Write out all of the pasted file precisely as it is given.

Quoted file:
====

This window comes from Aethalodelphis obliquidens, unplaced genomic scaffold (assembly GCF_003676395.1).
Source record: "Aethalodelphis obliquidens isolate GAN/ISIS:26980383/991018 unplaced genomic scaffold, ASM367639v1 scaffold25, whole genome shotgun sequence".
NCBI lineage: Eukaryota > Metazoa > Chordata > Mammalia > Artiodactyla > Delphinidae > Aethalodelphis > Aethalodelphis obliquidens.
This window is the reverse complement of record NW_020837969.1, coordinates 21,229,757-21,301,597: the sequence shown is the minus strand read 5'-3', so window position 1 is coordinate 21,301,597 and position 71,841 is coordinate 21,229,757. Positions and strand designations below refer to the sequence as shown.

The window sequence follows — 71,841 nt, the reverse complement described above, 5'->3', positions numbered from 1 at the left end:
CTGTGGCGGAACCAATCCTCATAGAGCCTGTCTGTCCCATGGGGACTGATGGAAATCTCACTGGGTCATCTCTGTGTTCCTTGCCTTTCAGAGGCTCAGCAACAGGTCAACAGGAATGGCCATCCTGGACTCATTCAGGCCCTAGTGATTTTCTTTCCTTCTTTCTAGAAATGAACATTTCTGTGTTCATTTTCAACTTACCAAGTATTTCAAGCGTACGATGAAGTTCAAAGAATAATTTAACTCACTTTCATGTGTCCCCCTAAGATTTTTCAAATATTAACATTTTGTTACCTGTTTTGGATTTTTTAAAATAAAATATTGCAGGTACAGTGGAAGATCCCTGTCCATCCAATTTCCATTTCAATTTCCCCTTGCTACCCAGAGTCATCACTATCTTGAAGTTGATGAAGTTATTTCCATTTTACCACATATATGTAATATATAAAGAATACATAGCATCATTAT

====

This window comes from Aethalodelphis obliquidens, unplaced genomic scaffold (assembly GCF_003676395.1).
Source record: "Aethalodelphis obliquidens isolate GAN/ISIS:26980383/991018 unplaced genomic scaffold, ASM367639v1 scaffold25, whole genome shotgun sequence".
NCBI lineage: Eukaryota > Metazoa > Chordata > Mammalia > Artiodactyla > Delphinidae > Aethalodelphis > Aethalodelphis obliquidens.
This window is the reverse complement of record NW_020837969.1, coordinates 21,229,757-21,301,597: the sequence shown is the minus strand read 5'-3', so window position 1 is coordinate 21,301,597 and position 71,841 is coordinate 21,229,757. Positions and strand designations below refer to the sequence as shown.

The window sequence follows — 71,841 nt, the reverse complement described above, 5'->3', positions numbered from 1 at the left end:
CTGTGGCGGAACCAATCCTCATAGAGCCTGTCTGTCCCATGGGGACTGATGGAAATCTCACTGGGTCATCTCTGTGTTCCTTGCCTTTCAGAGGCTCAGCAACAGGTCAACAGGAATGGCCATCCTGGACTCATTCAGGCCCTAGTGATTTTCTTTCCTTCTTTCTAGAAATGAACATTTCTGTGTTCATTTTCAACTTACCAAGTATTTCAAGCGTACGATGAAGTTCAAAGAATAATTTAACTCACTTTCATGTGTCCCCCTAAGATTTTTCAAATATTAACATTTTGTTACCTGTTTTGGATTTTTTAAAATAAAATATTGCAGGTACAGTGGAAGATCCCTGTCCATCCAATTTCCATTTCAATTTCCCCTTGCTACCCAGAGTCATCACTATCTTGAAGTTGATGAAGTTATTTCCATTTTACCACATATATGTAATATATAAAGAATACATAGCATCATTAT